I keep meaning to write about the Democratic race, but the Republican primary is so much more fun. As we lead up to Feb. 5th, the various delegate selection rules will gain significance. Most importantly, 8 of the 22 states holding GOP contests on that date use winner-take-all rules and the six largest of those, New York, Missouri, Arizona, New Jersey, Utah, and Connecticut states add up to more than 30% of the Feb. 5th delegates (330). Since the other states will split their delegations among several candidates, the six winner-take-all states will be huge.
Let's look at how those six states break down. Rudy Giuliani and John McCain are in a dogfight for New York's 101 and New Jersey's 52 delegates. Connecticut looks to be Giuliani's only safe state, so those 30 delegates likely won't be pried away from him. By the way, it's no coincidence that three of the largest Giuliani-friendly states use winner-take-all. His campaign spent much of early 2007 convincing each of those respective state parties to adopt the rule. Utah's 36 delegates are firmly planted in Mitt Romney's hands. While we have no recent polling data out of Missouri or Arizona, earlier polling showed both states tracking roughly the same as the national polls, with the obvious exception that McCain does about ten points better in Arizona. So, McCain is probably leading Huckabee and Romney by about a dozen points, while Missouri is likely anyone's race to win.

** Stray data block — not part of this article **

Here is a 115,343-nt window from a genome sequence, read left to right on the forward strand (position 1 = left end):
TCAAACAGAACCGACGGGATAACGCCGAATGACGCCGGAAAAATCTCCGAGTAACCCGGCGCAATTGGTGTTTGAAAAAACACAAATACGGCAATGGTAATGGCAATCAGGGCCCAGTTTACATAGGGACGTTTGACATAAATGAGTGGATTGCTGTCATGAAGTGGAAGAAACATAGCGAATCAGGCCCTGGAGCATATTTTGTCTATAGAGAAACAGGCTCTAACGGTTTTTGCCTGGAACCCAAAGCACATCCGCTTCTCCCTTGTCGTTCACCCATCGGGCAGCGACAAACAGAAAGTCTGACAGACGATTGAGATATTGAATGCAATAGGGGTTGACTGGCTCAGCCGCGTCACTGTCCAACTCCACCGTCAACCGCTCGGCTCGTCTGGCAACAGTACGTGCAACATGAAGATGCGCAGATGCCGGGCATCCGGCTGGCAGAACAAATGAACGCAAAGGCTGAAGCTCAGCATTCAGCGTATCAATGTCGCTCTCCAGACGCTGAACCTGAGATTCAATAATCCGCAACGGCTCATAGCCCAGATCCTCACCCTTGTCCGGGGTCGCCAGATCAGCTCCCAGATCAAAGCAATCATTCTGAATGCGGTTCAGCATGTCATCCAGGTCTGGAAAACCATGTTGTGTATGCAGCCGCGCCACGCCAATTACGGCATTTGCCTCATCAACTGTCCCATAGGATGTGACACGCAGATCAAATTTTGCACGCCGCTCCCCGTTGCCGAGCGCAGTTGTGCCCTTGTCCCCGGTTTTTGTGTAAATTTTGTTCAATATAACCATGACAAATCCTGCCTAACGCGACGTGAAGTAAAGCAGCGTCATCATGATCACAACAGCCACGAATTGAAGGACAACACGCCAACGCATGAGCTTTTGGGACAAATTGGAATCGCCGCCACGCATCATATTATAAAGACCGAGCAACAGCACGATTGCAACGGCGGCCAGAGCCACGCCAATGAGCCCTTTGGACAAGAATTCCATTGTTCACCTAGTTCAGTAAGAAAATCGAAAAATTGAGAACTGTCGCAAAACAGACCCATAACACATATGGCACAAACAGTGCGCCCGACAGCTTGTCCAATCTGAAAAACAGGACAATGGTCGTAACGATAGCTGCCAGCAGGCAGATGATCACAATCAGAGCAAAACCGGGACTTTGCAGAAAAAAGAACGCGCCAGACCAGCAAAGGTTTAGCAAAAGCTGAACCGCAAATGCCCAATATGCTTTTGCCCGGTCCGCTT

Overall, McCain is best-positioned to win a good chunk of delegates. He's more likely than not to win AZ's 53 delegates and is somewhere around tied in NY, NJ, and MO for 211 more. Wins in SC and FL could put him over the top in each of those states. Giuliani's situation is similar. He's got that base of 30 delegates from CT, plus a good shot the 153 delegates from NY and NJ. I'm a bit more skeptical about MO's 58, but a big win in FL could make it possible. Romney's got the 36 from Utah and an outside shot at MO's 58. Huckabee's only real shot to get one of these blocks of votes is to win in Missouri.
Another large blocks of delegates come from states that use a modified winner-take-all system. Those include California (173), Georgia (72), and Oklahoma (41). Each of the three award delegates to the winner of each Congressional District, with a few bonus delegates awarded to the statewide winner. If any candidate has a decent, but not necessarily overwhelming, lead in any of these states, they'll have a good shot at winning and taking all.
That's a solid majority of the Feb. 5th delegates (and a majority of the delegates needed to clinch the GOP nomination) that could swing on a few thousand votes in each state.